Когда Лавашов измерял загрязненные образцы (одежда или образцы человеческих тканей) он определял именно степень загрязнения образцов, т.к они сами излучали (т.е были загрязнены или из-за физического контакта (одежда) или по пищевой цепочке (человеческих ткани).

Но измерить степень облучения внутренних органов от внешнего облучения (например от одежды) невозможно. Это можно только рассчитать. Например, дозиметр может показать дозу облучения только когда он находится вместе с человеком у реактора. Если приложить дозиметр к человеку после того. как он выйдет из реакторного отсека, то дозиметр покажет 0, т.к сам человек ничего не излучает после облучения. А детектор «считает» излучение реактора. которое воздействует на человека.

Поэтому измерить или увидеть что-то на образцах, которые подверглись облучению в принципе невозможно (естественно, пока не начались симптомы лучевой болезни).

Когда говорится о гистологических образцах, я это понимаю как образцы человеческих органов, подготовленные для гистологического исследования. Т.е тонкие срезы для исследования под микроскопом. В УД есть результаты гистологических исследований для последней четверки.

Левашов исследовал не гистологические образцы (в понимании выше), а золу от образцов человеческих тканей. Т.е формально это не есть образцы для гистологических исследований. Гистологические образцы не передавались на радиометрическую экспертизу.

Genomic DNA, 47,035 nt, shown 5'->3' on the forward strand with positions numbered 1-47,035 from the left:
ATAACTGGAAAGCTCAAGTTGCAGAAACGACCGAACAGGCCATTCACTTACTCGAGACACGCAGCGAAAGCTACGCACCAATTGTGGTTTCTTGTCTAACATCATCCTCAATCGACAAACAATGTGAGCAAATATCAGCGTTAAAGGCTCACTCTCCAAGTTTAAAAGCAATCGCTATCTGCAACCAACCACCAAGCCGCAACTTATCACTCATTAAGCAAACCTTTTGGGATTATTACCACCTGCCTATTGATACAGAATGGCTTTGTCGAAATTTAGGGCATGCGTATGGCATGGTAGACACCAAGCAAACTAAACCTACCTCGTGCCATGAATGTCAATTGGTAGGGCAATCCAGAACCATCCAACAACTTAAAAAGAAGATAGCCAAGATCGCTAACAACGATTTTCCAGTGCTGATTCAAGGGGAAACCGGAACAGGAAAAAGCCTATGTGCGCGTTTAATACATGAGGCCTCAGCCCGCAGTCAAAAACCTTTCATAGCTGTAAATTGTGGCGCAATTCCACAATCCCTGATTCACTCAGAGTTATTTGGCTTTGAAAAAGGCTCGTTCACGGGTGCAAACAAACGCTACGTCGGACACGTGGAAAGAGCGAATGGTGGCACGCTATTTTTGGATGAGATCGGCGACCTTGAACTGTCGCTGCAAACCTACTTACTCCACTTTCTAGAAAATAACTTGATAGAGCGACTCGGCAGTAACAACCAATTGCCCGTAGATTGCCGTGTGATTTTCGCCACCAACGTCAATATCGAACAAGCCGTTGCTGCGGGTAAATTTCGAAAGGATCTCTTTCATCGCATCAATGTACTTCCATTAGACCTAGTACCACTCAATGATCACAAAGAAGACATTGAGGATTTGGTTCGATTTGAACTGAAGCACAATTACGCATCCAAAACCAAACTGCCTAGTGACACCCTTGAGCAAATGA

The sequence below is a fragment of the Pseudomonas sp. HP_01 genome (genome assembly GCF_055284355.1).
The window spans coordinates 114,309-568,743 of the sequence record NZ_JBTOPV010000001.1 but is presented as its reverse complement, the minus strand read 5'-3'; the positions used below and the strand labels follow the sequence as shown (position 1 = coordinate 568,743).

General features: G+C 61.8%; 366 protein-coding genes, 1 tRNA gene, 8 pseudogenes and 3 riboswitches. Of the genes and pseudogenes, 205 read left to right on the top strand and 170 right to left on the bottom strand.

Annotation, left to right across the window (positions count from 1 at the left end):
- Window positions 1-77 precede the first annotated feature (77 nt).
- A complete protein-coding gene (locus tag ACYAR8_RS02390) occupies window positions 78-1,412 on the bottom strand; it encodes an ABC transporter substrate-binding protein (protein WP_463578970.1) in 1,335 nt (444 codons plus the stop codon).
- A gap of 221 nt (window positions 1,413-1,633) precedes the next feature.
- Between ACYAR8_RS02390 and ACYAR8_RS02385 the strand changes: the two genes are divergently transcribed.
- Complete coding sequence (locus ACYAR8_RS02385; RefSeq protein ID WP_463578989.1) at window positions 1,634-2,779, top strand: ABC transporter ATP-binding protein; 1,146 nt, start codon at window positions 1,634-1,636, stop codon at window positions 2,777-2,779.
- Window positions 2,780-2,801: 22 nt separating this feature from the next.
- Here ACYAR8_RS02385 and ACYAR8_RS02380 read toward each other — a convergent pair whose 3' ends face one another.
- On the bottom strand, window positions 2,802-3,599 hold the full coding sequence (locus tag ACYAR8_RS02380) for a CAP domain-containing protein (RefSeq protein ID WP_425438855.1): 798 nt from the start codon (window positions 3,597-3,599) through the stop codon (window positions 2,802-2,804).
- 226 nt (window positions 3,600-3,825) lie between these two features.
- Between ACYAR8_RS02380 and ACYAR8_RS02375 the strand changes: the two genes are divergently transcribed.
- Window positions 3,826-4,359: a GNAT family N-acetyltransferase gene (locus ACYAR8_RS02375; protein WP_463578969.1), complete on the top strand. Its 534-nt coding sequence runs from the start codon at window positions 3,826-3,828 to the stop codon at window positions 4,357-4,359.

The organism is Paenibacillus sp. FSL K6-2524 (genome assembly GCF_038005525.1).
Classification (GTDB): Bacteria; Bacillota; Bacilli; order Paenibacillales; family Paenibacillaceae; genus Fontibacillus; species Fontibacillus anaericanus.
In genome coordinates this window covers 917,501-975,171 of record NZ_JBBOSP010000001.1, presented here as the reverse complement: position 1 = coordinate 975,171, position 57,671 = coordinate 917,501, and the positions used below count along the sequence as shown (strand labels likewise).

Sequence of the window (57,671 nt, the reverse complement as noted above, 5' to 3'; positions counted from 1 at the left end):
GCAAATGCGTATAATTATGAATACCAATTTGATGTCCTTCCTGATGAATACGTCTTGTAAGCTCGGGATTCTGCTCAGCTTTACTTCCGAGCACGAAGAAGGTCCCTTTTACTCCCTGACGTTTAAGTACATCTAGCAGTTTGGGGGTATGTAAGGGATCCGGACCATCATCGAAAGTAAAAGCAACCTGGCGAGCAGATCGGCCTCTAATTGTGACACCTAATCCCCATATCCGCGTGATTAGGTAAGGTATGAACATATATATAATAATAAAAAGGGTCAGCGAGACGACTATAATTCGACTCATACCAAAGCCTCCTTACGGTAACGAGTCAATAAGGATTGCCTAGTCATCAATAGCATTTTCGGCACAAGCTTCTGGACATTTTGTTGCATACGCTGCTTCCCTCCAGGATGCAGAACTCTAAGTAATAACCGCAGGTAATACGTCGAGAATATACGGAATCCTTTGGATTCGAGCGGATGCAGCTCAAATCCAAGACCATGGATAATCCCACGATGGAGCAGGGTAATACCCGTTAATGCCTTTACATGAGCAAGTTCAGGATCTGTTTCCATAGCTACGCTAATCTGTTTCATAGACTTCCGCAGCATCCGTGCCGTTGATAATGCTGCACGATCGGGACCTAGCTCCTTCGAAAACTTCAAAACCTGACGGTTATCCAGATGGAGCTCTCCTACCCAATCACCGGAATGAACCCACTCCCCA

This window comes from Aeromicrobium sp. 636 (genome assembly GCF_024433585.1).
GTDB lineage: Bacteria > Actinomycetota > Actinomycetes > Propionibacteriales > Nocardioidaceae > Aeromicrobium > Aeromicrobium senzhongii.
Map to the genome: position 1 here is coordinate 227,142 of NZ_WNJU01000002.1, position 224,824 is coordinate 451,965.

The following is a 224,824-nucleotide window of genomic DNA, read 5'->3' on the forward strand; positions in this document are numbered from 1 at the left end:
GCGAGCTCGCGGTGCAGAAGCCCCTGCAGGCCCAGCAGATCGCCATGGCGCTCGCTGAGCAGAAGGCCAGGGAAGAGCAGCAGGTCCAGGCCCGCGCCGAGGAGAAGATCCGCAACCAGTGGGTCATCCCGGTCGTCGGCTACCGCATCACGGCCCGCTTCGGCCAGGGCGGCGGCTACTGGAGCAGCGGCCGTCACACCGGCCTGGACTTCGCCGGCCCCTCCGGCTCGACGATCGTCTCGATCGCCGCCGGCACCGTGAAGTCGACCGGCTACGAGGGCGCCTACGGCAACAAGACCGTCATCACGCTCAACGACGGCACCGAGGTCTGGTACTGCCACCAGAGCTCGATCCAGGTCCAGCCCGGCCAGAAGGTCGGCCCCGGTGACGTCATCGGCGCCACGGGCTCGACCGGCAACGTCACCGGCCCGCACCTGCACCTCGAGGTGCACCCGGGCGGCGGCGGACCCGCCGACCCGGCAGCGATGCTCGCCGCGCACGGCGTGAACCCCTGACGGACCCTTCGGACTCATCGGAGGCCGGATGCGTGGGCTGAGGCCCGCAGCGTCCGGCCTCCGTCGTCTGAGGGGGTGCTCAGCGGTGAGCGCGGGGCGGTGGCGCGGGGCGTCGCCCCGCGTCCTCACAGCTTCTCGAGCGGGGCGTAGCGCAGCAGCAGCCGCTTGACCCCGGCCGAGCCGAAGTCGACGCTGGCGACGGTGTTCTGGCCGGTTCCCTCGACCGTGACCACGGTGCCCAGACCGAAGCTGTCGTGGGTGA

Исследования Левашова установили факт незначительного радиоактивного загрязнения образцов человеческих тканей. Это значит, что каким-то образом изотопы оказались в образцах = в организме человека. Например, это возможно при употреблении загрязненных продуктов (обычное дело в загрязненных после радиоактивной аварий районах). Т.е образцы сами являлись источником радиации. Это не то же самое, что они облучались от внешнего источника (на теле или вне тела). Факт внешнего облучения невозможно установить при исследовании образцов с помощью радиометрических приборов.

Ryan Pierce

Letters are published with his permission

I live in Chicago in the United States and recently earned a Bachelor of Science in Engineering - Electrical Engineering degree from Arizona State University. I am now a graduate student at ASU. My studies focus on nuclear power. In my spare time, I collect and restore radiation detection equipment, research nuclear history, and explore related sites, including three trips to the Chernobyl Exclusion Zone in 2013, 2015, and 2016.

I was thinking about you recently, and I'm glad to hear about your successful expedition!

I'm about to head back to graduate school and I’m taking more nuclear courses.